The integral theory paradigm in practice—addressing a major health crisis in bladder/bowel/pain management
Editorial | Data-Driven Clinical Practice and Policy Making

The integral theory paradigm in practice—addressing a major health crisis in bladder/bowel/pain management

Peter Petros ORCID logo

Pelvic Reconstructive Surgeon (retired), Sydney, NSW, Australia

Correspondence to: Professor Peter Petros, DSc, DS (UWA), Dr, Med, Sc (Uppsala), MB, BS, MD (Syd), FRCOG (Lond). Reconstructive Pelvic Floor Surgeon and Certified Urogynaecologist (retired), Sydney, 2011 NSW, Australia. Email:

Keywords: Integral theory paradigm (ITP); pelvic ligaments; pelvic muscles; collagen; pelvic floor

Submitted Jul 12, 2023. Accepted for publication Aug 24, 2023. Published online Feb 24, 2024.

doi: 10.21037/atm-23-1755

The integral theory paradigm (ITP) can be summarized as:

  • Control of bladder & rectum is from outside the organ, from cortically-directed muscles and ligaments.
  • Pelvic symptoms and prolapse are related.
  • Defective ligament collagen is the main cause of both.
  • “Repair the structure and you will restore the function”.

This special series has two main aims:

  • To outline the key discoveries on which the ITP is based.
  • To provide a practical guide for those seeking different, effective, anatomical methods to address bladder, bowel, chronic pelvic pain problems, whether surgical, or non-surgical.

In the context of lower urinary tract symptoms (LUTS), the ITP fits Kuhn’s concept of a scientific revolution (1), in that it addresses pathogenesis and cure of many conditions hitherto considered incurable. That one billion women on the planet suffer from these LUTS conditions is the substance of a major crisis. First line treatments such as anticholinergics for overactive bladder (OAB) are hardly effective, expensive, have bothersome complications, and can cause Alzheimer’s disease. Opioid treatments for chronic pelvic pain can lead to lifetime addictions.

The only bladder condition considered reliably curable is stress urinary incontinence (SUI) whose gold standard operation, the midurethral sling, is based on the ITP (2). Yet, a solution for other bladder, chronic pain and anorectal problems, also based on the ITP, is in plain sight. Even a cursory review of this special ITP series will show that significant anatomical solutions to the aforementioned crisis, based on the ITP are available, some since 25 years (Figure 1).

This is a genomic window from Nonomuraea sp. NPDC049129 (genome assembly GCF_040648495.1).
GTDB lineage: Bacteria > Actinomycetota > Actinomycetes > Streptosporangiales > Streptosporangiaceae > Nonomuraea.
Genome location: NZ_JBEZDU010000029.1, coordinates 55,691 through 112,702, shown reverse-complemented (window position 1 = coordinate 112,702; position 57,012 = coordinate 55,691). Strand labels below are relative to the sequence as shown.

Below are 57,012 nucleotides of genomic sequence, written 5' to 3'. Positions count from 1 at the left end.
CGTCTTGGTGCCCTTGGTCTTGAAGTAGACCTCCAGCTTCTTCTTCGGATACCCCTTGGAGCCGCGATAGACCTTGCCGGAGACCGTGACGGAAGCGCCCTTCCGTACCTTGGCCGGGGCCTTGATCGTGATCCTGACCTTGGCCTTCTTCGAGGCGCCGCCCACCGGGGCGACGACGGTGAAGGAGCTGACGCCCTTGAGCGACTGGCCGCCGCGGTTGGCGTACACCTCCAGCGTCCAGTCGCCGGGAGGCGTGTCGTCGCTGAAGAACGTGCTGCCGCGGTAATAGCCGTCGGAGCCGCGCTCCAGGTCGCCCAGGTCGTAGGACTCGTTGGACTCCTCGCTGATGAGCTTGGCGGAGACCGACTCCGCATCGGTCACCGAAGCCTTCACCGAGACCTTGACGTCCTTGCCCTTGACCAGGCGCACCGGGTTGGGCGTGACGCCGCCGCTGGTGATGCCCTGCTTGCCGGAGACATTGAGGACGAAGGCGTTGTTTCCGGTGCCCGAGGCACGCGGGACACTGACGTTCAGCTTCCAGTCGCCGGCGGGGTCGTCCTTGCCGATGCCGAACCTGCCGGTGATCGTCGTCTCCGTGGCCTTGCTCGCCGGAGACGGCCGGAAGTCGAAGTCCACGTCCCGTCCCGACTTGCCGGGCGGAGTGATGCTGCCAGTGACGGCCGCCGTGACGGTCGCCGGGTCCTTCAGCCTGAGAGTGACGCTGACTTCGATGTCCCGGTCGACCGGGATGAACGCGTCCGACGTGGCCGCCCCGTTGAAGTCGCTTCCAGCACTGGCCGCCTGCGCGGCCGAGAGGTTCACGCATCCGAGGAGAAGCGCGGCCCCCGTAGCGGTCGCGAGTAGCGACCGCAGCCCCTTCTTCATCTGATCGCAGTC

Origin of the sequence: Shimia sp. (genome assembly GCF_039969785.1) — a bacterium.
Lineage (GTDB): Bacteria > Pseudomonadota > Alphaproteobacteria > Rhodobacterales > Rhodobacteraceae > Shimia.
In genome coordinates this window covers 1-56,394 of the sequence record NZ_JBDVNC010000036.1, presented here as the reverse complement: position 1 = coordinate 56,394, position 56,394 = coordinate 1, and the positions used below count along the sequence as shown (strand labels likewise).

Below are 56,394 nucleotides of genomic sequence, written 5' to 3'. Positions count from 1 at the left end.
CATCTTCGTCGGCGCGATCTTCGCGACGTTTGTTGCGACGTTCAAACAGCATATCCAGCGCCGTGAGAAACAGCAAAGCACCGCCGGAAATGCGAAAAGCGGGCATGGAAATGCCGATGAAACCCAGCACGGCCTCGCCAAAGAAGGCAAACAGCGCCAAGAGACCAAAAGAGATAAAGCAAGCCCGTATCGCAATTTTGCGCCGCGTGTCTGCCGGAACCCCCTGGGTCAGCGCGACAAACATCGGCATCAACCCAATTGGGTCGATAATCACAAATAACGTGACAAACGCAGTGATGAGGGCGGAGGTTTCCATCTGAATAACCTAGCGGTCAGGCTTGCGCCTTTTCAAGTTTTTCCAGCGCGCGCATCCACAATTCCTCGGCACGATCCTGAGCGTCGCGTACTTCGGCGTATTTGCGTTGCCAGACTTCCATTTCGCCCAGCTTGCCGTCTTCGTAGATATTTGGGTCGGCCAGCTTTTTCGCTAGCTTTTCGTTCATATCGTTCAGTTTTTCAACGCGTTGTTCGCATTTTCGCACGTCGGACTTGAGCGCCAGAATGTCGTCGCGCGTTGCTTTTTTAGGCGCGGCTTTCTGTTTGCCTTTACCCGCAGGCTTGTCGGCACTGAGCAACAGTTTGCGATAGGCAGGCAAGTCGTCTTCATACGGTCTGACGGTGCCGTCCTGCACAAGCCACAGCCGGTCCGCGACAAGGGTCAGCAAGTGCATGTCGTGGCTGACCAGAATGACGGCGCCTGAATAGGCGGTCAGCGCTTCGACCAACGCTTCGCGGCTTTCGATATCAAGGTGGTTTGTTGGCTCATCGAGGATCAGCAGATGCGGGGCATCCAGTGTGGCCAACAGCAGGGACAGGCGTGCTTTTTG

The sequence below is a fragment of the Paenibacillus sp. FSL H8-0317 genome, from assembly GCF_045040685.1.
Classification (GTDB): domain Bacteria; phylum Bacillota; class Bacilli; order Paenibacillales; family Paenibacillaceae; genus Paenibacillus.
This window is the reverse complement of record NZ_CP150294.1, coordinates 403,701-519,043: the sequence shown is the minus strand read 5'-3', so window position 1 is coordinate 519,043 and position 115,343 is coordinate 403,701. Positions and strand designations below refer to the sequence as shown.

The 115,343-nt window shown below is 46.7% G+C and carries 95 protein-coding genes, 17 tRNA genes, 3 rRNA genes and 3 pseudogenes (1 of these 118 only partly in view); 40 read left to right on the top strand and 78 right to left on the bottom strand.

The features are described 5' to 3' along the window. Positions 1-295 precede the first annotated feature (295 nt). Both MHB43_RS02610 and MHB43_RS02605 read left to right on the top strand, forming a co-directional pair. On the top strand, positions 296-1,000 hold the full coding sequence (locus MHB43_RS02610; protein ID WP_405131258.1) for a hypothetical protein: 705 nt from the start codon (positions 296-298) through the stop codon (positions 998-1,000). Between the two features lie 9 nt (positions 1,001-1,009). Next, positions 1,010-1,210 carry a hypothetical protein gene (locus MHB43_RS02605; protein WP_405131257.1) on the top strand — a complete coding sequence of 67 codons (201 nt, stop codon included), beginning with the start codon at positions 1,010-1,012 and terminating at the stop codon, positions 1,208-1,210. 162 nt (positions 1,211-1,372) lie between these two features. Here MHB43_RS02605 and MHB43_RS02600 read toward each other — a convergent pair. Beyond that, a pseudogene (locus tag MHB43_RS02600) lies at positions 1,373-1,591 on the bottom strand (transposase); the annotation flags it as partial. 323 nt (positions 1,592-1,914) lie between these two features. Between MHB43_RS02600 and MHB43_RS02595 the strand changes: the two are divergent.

Figure 1 The ITP tree shows the expansion of the ITP between 1990 and 2022 to cure bladder/bowel/pain/prolapse conditions by strengthening ligaments, muscles, and restoring elasticity to the vagina by skin grafts. Many conditions in this figure, not envisaged as related to the original 1990 Integral Theory, were able to be cured by applying the ITP: for example, urinary retention, interstitial cystitis/bladder pain syndrome, obstetric fistula complications, fecal incontinence, obstructive defecation, descending perineal syndrome, Fowler’s syndrome, day/night enuresis in children. Reused from Peter Petros’ private collection, with permission from Peter Petros; retains ownership of the copyright. CL, cardinal ligament; USL, uterosacral ligament; PUL, pubourethral ligament; PB, perineal body; ODS, obstructive defecation syndrome; ITP, integral theory paradigm.

These discoveries, pictorially summarized in Figure 1, were the product of extensive collaboration over more than 25 years between many colleagues who followed the ITP, communicated closely, shared data, techniques, experiences and wrote many papers. Many of their outstanding contributions are showcased in this series.

The core to the many different discoveries was the demonstration in 1990 (2), that control of the bladder (and later the anorectum) was not from the organ itself, but from outside it, from pelvic muscles and ligaments; furthermore, LUTS dysfunctions were mainly caused by collagen defects in these ligaments, and that LUTS could be cured by repairing the ligaments. The url for the 1990 Integral Theory publication for the bladder, is, and for the bowel, By permission Pelviperineology.

How this series is structured

The aim is to present short, penetrating insights into the anatomical basis of bladder, bowel, chronic pelvic pain, prolapse dysfunctions, augmented by short explanatory videos. At the same time, the 19 papers in this series provide a practical guide for anatomically-based pathogenesis and treatment, diagnosis and treatment of the conditions in Figure 1.